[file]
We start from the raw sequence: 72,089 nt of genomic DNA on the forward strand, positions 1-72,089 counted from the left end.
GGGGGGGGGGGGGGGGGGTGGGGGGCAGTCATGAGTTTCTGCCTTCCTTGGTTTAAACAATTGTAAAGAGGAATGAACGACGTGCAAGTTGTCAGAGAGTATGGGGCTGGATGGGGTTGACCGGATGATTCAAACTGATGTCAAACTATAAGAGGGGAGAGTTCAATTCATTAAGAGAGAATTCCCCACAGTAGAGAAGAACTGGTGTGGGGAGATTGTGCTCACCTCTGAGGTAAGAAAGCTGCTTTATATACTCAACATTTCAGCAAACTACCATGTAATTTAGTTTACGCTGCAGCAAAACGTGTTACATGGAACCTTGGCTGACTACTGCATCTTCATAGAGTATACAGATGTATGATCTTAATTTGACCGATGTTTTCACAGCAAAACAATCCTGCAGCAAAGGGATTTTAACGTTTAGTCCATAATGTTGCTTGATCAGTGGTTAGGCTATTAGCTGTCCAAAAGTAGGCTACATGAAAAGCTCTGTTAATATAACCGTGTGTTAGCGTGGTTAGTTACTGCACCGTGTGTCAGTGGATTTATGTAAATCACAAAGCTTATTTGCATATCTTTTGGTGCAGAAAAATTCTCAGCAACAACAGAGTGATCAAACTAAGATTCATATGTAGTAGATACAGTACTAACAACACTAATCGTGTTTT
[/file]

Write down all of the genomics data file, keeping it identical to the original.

We start from the raw sequence: 72,089 nt of genomic DNA on the forward strand, positions 1-72,089 counted from the left end.
GGGGGGGGGGGGGGGGGGTGGGGGGCAGTCATGAGTTTCTGCCTTCCTTGGTTTAAACAATTGTAAAGAGGAATGAACGACGTGCAAGTTGTCAGAGAGTATGGGGCTGGATGGGGTTGACCGGATGATTCAAACTGATGTCAAACTATAAGAGGGGAGAGTTCAATTCATTAAGAGAGAATTCCCCACAGTAGAGAAGAACTGGTGTGGGGAGATTGTGCTCACCTCTGAGGTAAGAAAGCTGCTTTATATACTCAACATTTCAGCAAACTACCATGTAATTTAGTTTACGCTGCAGCAAAACGTGTTACATGGAACCTTGGCTGACTACTGCATCTTCATAGAGTATACAGATGTATGATCTTAATTTGACCGATGTTTTCACAGCAAAACAATCCTGCAGCAAAGGGATTTTAACGTTTAGTCCATAATGTTGCTTGATCAGTGGTTAGGCTATTAGCTGTCCAAAAGTAGGCTACATGAAAAGCTCTGTTAATATAACCGTGTGTTAGCGTGGTTAGTTACTGCACCGTGTGTCAGTGGATTTATGTAAATCACAAAGCTTATTTGCATATCTTTTGGTGCAGAAAAATTCTCAGCAACAACAGAGTGATCAAACTAAGATTCATATGTAGTAGATACAGTACTAACAACACTAATCGTGTTTT